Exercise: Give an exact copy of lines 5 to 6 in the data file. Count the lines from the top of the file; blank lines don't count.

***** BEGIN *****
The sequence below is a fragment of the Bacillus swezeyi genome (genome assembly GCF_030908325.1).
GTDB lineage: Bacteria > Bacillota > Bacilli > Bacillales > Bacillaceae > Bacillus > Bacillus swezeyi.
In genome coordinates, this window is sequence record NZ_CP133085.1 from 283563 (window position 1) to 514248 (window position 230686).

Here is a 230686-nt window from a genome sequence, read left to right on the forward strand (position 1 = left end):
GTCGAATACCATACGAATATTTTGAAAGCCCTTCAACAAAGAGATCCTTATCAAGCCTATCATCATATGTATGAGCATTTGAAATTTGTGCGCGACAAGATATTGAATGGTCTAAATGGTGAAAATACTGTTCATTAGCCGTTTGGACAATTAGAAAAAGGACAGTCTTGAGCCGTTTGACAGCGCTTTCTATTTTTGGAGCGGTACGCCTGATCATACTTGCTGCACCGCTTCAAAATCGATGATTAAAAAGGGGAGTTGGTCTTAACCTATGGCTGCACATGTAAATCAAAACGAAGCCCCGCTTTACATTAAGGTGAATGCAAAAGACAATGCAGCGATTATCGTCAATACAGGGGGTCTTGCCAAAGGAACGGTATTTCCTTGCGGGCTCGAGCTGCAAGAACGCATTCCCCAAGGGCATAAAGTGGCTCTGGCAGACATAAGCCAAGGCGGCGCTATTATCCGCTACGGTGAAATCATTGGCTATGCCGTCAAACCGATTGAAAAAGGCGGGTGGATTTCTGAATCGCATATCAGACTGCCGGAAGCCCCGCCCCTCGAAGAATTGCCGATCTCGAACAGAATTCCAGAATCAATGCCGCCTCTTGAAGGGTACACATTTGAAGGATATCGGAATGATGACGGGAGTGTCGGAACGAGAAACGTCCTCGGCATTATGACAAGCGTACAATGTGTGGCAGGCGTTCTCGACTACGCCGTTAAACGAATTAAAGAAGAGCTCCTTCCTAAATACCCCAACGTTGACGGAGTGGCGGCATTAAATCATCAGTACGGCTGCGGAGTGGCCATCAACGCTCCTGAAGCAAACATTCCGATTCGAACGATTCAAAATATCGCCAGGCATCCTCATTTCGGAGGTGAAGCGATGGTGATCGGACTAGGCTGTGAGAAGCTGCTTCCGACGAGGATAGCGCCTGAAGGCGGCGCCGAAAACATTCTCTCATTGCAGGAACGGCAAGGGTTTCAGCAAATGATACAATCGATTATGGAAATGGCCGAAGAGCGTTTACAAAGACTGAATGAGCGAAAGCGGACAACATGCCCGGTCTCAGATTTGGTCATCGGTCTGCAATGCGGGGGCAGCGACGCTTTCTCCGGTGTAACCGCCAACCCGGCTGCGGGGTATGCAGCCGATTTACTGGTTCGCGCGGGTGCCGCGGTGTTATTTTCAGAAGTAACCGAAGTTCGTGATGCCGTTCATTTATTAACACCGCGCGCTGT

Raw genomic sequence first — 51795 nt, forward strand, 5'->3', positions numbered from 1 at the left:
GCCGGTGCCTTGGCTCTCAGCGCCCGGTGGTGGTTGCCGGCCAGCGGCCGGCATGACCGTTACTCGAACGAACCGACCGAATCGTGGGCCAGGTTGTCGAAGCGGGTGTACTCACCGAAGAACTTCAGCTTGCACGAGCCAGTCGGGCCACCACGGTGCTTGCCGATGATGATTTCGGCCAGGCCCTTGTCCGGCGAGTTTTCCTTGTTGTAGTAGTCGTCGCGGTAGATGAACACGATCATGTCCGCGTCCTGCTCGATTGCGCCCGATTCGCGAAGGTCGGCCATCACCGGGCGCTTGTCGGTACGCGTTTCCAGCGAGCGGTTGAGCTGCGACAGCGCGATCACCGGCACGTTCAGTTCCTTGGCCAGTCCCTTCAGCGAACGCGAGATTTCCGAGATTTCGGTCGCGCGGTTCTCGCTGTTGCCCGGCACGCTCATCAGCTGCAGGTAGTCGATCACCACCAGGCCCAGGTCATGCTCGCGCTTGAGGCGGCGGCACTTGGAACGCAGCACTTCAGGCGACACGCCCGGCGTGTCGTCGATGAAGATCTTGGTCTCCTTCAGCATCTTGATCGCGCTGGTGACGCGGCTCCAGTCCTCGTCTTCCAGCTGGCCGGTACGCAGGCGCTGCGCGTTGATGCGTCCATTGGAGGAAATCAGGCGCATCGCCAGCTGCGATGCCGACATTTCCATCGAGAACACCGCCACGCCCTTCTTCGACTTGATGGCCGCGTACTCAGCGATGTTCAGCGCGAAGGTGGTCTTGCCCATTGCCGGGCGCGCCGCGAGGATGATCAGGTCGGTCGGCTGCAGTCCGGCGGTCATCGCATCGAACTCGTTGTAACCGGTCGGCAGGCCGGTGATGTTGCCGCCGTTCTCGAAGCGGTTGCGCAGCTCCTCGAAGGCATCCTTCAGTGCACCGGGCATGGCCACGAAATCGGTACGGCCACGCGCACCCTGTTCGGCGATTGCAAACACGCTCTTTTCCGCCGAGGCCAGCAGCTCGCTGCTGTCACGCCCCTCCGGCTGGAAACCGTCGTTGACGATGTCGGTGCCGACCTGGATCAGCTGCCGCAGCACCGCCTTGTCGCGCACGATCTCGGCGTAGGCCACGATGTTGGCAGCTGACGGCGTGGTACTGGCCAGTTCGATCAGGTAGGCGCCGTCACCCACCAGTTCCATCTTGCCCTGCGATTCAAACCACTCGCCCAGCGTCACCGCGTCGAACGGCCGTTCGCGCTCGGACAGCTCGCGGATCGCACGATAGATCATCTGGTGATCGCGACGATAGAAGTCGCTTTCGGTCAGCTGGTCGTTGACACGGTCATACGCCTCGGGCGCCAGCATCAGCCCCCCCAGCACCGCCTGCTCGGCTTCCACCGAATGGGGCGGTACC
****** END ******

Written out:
GTCGAATACCATACGAATATTTTGAAAGCCCTTCAACAAAGAGATCCTTATCAAGCCTATCATCATATGTATGAGCATTTGAAATTTGTGCGCGACAAGATATTGAATGGTCTAAATGGTGAAAATACTGTTCATTAGCCGTTTGGACAATTAGAAAAAGGACAGTCTTGAGCCGTTTGACAGCGCTTTCTATTTTTGGAGCGGTACGCCTGATCATACTTGCTGCACCGCTTCAAAATCGATGATTAAAAAGGGGAGTTGGTCTTAACCTATGGCTGCACATGTAAATCAAAACGAAGCCCCGCTTTACATTAAGGTGAATGCAAAAGACAATGCAGCGATTATCGTCAATACAGGGGGTCTTGCCAAAGGAACGGTATTTCCTTGCGGGCTCGAGCTGCAAGAACGCATTCCCCAAGGGCATAAAGTGGCTCTGGCAGACATAAGCCAAGGCGGCGCTATTATCCGCTACGGTGAAATCATTGGCTATGCCGTCAAACCGATTGAAAAAGGCGGGTGGATTTCTGAATCGCATATCAGACTGCCGGAAGCCCCGCCCCTCGAAGAATTGCCGATCTCGAACAGAATTCCAGAATCAATGCCGCCTCTTGAAGGGTACACATTTGAAGGATATCGGAATGATGACGGGAGTGTCGGAACGAGAAACGTCCTCGGCATTATGACAAGCGTACAATGTGTGGCAGGCGTTCTCGACTACGCCGTTAAACGAATTAAAGAAGAGCTCCTTCCTAAATACCCCAACGTTGACGGAGTGGCGGCATTAAATCATCAGTACGGCTGCGGAGTGGCCATCAACGCTCCTGAAGCAAACATTCCGATTCGAACGATTCAAAATATCGCCAGGCATCCTCATTTCGGAGGTGAAGCGATGGTGATCGGACTAGGCTGTGAGAAGCTGCTTCCGACGAGGATAGCGCCTGAAGGCGGCGCCGAAAACATTCTCTCATTGCAGGAACGGCAAGGGTTTCAGCAAATGATACAATCGATTATGGAAATGGCCGAAGAGCGTTTACAAAGACTGAATGAGCGAAAGCGGACAACATGCCCGGTCTCAGATTTGGTCATCGGTCTGCAATGCGGGGGCAGCGACGCTTTCTCCGGTGTAACCGCCAACCCGGCTGCGGGGTATGCAGCCGATTTACTGGTTCGCGCGGGTGCCGCGGTGTTATTTTCAGAAGTAACCGAAGTTCGTGATGCCGTTCATTTATTAACACCGCGCGCTGT

Raw genomic sequence first — 51795 nt, forward strand, 5'->3', positions numbered from 1 at the left: